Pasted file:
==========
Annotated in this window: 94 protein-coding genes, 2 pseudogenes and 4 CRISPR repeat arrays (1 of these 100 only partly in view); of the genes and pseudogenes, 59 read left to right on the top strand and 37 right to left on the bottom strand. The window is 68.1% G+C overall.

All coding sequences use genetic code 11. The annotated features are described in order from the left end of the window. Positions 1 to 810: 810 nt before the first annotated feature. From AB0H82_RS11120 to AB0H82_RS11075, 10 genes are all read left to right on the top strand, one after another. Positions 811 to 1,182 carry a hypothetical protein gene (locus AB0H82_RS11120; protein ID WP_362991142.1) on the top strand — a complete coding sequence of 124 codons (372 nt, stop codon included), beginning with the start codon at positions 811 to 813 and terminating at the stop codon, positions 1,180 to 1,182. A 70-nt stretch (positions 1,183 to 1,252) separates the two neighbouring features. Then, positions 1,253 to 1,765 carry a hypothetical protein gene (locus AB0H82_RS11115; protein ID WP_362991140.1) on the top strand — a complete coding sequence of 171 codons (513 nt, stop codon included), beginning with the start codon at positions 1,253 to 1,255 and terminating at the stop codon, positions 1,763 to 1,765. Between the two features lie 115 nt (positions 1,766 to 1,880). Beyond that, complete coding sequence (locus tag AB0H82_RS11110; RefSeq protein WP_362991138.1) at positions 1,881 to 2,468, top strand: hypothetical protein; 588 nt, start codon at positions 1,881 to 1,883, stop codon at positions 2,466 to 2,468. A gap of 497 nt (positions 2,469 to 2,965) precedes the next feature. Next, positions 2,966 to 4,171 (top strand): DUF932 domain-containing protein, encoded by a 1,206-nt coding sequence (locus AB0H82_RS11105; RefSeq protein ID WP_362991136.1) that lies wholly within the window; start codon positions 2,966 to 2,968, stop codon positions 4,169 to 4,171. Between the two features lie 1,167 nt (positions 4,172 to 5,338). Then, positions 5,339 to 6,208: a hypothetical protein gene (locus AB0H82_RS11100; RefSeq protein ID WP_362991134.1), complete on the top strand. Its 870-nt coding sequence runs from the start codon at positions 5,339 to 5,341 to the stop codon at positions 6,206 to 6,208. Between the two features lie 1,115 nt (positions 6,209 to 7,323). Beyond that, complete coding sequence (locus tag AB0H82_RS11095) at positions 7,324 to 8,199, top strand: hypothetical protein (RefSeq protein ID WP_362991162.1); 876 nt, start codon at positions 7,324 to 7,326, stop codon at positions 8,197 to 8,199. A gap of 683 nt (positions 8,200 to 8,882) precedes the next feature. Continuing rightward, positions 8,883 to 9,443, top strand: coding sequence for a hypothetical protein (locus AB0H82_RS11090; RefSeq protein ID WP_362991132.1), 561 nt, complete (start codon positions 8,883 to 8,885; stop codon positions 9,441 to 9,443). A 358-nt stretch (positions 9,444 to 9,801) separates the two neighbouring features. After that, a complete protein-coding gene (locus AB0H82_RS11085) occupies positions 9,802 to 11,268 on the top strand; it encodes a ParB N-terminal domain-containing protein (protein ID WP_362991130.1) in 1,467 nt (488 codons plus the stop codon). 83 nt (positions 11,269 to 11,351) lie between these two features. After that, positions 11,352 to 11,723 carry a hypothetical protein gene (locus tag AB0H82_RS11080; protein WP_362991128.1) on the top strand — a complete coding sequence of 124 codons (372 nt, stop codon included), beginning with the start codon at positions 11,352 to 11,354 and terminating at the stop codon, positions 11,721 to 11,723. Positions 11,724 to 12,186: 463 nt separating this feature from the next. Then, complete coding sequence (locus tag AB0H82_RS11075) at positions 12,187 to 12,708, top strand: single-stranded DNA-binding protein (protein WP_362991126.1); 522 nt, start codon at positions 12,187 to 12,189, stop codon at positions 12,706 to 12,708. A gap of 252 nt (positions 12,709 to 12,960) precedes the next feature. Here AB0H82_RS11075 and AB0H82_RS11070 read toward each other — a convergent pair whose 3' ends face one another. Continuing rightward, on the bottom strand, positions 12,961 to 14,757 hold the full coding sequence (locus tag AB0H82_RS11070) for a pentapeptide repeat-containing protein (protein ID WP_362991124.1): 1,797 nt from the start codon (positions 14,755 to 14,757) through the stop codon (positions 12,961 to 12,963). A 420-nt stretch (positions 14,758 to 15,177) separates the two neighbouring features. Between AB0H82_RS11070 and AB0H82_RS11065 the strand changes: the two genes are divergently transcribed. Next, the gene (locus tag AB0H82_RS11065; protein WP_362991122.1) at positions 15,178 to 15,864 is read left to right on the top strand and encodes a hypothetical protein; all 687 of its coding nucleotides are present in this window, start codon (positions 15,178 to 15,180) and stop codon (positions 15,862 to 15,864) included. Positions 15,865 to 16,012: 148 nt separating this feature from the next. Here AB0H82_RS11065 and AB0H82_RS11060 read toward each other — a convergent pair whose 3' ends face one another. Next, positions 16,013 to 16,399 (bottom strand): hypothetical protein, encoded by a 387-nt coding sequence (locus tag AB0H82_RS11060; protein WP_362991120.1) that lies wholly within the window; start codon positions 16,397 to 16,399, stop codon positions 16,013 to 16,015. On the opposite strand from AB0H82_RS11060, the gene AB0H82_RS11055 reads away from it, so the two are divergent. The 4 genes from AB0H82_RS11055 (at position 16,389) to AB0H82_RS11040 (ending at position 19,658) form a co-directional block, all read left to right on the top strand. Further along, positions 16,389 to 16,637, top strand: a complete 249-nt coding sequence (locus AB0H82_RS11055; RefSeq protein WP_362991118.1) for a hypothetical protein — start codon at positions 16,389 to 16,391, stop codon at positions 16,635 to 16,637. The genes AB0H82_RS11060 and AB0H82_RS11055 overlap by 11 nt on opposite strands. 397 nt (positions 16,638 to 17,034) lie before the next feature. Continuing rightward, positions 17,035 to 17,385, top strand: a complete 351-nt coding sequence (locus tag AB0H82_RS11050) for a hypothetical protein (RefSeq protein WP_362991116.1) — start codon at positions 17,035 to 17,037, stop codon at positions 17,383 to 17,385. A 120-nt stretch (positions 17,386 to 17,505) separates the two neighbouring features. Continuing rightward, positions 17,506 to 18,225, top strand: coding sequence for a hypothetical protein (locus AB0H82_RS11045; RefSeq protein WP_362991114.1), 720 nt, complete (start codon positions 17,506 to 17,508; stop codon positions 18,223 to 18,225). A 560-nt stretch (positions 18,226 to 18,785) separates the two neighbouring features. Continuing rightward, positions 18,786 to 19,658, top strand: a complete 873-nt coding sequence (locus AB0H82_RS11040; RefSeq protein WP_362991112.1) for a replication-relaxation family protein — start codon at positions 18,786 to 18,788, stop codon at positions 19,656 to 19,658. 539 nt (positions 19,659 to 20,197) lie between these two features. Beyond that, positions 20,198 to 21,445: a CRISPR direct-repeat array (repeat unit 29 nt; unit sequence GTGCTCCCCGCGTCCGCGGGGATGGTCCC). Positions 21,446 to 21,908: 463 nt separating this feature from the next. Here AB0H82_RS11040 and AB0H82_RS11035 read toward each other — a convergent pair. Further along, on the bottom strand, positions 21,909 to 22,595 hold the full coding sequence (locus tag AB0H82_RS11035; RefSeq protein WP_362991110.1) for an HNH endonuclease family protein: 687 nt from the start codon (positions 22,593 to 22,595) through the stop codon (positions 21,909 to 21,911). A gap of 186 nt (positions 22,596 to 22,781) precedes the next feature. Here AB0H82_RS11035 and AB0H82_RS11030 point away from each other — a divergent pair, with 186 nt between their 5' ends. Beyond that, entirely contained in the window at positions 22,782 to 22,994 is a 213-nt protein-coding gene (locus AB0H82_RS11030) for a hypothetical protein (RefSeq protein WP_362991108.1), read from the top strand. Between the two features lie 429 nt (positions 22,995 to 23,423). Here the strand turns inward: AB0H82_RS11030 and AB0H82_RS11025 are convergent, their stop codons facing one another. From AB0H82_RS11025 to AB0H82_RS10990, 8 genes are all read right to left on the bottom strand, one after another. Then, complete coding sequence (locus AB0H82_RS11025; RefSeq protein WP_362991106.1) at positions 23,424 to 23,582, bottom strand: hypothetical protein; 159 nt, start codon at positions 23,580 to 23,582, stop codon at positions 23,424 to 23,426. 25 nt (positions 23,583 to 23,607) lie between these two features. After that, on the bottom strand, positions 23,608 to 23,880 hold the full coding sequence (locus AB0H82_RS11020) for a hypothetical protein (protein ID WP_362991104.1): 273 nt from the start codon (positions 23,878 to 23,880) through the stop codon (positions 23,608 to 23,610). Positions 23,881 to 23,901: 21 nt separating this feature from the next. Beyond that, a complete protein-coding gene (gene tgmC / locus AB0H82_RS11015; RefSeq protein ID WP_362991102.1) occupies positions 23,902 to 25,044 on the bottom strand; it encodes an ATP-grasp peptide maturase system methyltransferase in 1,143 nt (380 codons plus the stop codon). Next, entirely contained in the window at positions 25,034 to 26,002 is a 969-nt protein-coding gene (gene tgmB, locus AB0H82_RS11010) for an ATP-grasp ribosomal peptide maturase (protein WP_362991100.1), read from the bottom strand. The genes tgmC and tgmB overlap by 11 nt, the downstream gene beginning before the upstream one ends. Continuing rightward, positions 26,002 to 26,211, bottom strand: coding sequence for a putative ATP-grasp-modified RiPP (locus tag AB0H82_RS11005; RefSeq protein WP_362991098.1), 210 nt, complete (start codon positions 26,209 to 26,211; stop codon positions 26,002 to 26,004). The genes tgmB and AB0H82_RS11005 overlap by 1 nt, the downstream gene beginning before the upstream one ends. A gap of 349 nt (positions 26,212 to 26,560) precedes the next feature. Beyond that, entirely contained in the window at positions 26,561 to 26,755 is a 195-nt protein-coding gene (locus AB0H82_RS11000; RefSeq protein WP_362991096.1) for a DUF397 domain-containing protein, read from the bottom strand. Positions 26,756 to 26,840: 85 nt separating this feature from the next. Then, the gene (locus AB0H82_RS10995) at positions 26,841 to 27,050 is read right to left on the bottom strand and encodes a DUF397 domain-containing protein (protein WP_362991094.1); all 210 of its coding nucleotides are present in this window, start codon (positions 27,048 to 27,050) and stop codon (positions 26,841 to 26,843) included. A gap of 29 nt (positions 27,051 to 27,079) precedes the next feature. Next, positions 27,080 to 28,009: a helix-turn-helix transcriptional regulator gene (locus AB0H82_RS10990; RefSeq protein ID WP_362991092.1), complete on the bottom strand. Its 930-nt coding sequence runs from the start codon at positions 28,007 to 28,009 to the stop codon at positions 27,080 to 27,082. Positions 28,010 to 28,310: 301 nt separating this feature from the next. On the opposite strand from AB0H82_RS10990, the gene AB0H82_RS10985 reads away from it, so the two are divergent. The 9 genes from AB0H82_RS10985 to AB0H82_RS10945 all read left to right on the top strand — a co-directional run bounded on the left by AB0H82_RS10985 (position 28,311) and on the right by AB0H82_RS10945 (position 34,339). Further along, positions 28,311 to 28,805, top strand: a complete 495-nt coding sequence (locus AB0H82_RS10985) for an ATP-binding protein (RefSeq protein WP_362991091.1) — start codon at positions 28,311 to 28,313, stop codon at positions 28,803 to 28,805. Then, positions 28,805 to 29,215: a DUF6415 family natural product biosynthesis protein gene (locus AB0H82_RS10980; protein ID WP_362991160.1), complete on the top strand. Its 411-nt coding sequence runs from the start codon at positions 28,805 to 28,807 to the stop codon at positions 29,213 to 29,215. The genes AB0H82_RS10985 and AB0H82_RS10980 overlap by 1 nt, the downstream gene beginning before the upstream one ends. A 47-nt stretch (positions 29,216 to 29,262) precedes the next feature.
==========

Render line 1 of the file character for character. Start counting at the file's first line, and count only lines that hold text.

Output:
Annotated in this window: 94 protein-coding genes, 2 pseudogenes and 4 CRISPR repeat arrays (1 of these 100 only partly in view); of the genes and pseudogenes, 59 read left to right on the top strand and 37 right to left on the bottom strand. The window is 68.1% G+C overall.